Support Groundbreaking Reporting on Women
Logo Logo

States owe Historically Black Colleges and Universities billions, disproportionately harming Black women

by Erica Hensley February 26, 2024

This article was republished from a Fuller Project newsletter on February 26, 2024. Subscribe here.

They have educated half the Black doctors in the United States, almost all the Black judges and Vice President Kamala Harris. They are known for providing top-notch opportunities to generations of Black students since shortly after Reconstruction. But most public Historically Black Colleges and Universities (HBCUs) have been vastly underfunded.

For decades, when other universities refused to admit them, Black students attended HBCUs, which offered the best and often only opportunity for a higher education. Now, long after legal segregation ended, the 99 public and private institutions are modern meccas for Black scholars, athletes and artists. And many of them are growing

Yet the 18 original HBCUs created by federal land grants have been underfunded by more than $12 billion since the 1990s. That is despite a federal law mandating that they receive state contributions equitable to those given to other land-grant schools. 

This disproportionately harms Black women, who greatly outnumber men at HBCUs. Since 1990, female students have represented the majority at American universities. But at HBCUs, the trend began much earlier: Black women have made up the majority of HBCU enrollment every year since 1976. In 2021, Black women earned 69% of all bachelor’s degrees granted by HBCUs; at all universities, women earned 58% of undergraduate degrees.

Their notable achievement has come at a price. Black women carry the most student loan debt of any demographic group, while also experiencing the highest pay gaps once they are in the workforce. In other words, they face a double whammy: higher student loans and lower salaries with which to pay them off.

Last year, the Biden administration sent letters to 16 governors reminding them of their obligation to provide HBCUs with additional finances and offering a plan to support debt repayment. Of all the states with land-grant HBCUs, only Ohio and Delaware fund them equitably. 

The funding shortfalls mean that some HBCUs lack physical resources, like labs or housing, while others have had to cut back on grant and scholarship opportunities. Perhaps most problematic: overall, HBCUs spend just 57 % of what other schools spend on classroom learning, even though the majority of their undergraduates are first-generation students.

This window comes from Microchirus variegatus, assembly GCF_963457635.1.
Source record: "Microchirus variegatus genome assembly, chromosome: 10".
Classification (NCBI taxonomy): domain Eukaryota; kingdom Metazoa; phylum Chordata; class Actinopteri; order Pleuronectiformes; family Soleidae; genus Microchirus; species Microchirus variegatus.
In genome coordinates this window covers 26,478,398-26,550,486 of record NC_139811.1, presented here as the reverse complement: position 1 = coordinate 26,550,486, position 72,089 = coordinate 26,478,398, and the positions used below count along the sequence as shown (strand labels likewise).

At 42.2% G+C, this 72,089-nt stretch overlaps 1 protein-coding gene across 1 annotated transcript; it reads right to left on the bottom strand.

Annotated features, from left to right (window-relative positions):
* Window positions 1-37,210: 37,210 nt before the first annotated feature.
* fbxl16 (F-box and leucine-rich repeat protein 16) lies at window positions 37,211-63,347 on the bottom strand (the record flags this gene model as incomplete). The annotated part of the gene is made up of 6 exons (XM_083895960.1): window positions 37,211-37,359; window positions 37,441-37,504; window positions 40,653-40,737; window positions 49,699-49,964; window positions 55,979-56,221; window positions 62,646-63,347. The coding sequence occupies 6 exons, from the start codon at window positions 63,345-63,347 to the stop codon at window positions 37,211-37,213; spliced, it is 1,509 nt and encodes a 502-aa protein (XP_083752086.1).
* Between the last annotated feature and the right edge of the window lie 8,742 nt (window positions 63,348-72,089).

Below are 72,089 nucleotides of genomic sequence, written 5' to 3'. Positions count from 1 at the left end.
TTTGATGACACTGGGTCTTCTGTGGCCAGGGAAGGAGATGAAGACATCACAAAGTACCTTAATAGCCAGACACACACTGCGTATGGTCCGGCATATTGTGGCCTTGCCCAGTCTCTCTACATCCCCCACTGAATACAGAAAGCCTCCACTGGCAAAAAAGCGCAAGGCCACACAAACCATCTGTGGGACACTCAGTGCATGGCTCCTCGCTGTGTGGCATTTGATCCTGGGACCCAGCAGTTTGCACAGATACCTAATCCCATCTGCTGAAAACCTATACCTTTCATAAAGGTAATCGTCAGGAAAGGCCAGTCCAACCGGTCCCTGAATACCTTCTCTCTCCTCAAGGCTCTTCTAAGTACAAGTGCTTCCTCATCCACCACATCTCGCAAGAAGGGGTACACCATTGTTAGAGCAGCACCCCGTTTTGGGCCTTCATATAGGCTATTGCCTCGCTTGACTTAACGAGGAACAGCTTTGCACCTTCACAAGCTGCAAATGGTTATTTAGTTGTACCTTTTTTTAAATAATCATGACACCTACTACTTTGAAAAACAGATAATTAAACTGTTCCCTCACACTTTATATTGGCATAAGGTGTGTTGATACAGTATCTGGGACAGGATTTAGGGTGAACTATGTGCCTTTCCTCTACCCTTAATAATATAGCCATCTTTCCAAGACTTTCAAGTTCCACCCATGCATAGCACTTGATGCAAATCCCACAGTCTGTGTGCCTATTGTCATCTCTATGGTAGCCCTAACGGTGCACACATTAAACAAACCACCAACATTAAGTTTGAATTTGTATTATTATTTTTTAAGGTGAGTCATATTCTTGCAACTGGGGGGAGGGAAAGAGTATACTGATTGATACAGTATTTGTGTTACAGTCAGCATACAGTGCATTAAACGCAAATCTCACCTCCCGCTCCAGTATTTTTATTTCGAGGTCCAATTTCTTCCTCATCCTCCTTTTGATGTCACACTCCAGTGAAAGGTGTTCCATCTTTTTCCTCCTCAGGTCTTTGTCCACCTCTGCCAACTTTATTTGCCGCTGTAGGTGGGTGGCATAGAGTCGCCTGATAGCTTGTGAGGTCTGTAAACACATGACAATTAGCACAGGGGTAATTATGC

As Black History Month draws to an end, we sat down with Ashley Young, the education policy analyst at the Georgia Budget and Policy Institute, to talk about how underfunding HBCUs affects Black women. Georgia has ten HBCUs, the third most of any state, including the highly competitive Morehouse and Spelman Colleges.

Ashley Young, education policy analyst at the Georgia Budget and Policy Institute.

As you note in your blog, HBCUs are modern beacons for Black resilience. Aside from being so important historically, how do they impact access to education, opportunity and, ultimately, the economy? 

HBCUs have been such a linchpin for African Americans in the United States. When higher education was very out of reach for us in any other capacity, HBCUs have served as a pathway to Black joy and excellence — a way to build themselves up economically and have some sort of upward mobility, despite all of the other barriers around them. They have just been a place that as a Black person in this culture, we all feel at home.

The love and the energy around HBCUs is amazing — Black students are seeing the need for HBCUs and are gravitating a lot more towards them to really find affirming spaces. I’ve worked with some students who are second, third, fourth, and even fifth generation HBCU students. Many of their grandparents were involved in the Civil Rights Atlanta Student Movement — their ancestors went to college soon after slavery was abolished and these students carry those legacies behind them.

To me, the humanity part is more important than the economic draw — just providing spaces of belonging for African Americans in Georgia. But we do contribute to the state’s economic impact in a big way. HBCUs have always been a lasting beacon in our community that we want to continue to see flourish through responsible and equitable policy. 

What does equitable policy look like for Black women who makeup two-thirds of graduates?

Black women holding the most student loan debt is a major crisis that needs attention. Even though the Biden administration just canceled some loan debt last week, which we love to see… it comes in waves. When we cancel student loan debt, we are helping Black women. When we don’t cancel student loan debt, as often or as much as it should be, we are disproportionately affecting Black women. 

More than 500 students participate in Southern University’s fall 2023 commencement. (Photo by Naville J. Oubre/Southern University and A&M College via Getty Images)

Thinking of that disproportionate share of the debt burden on Black women, how does that relate back to HBCU investment? 

Statistically Black women must attain a bachelor’s degree just to earn as much as white men who have some college but no degree … we’re talking about 63 cents or so to a white man’s dollar. Black women borrowers are forced to borrow the highest amount of student loans to attend college and then suffer from wage discrimination during the repayment process. So we’re hit from the front and on the back end.

That is the case for Black women everywhere …The more that we invest in our HBCUs, the more we invest in Black women.

Get our groundbreaking reporting on women

Get The Fuller Project in your inbox weekly
Get The Fuller Project in your inbox weekly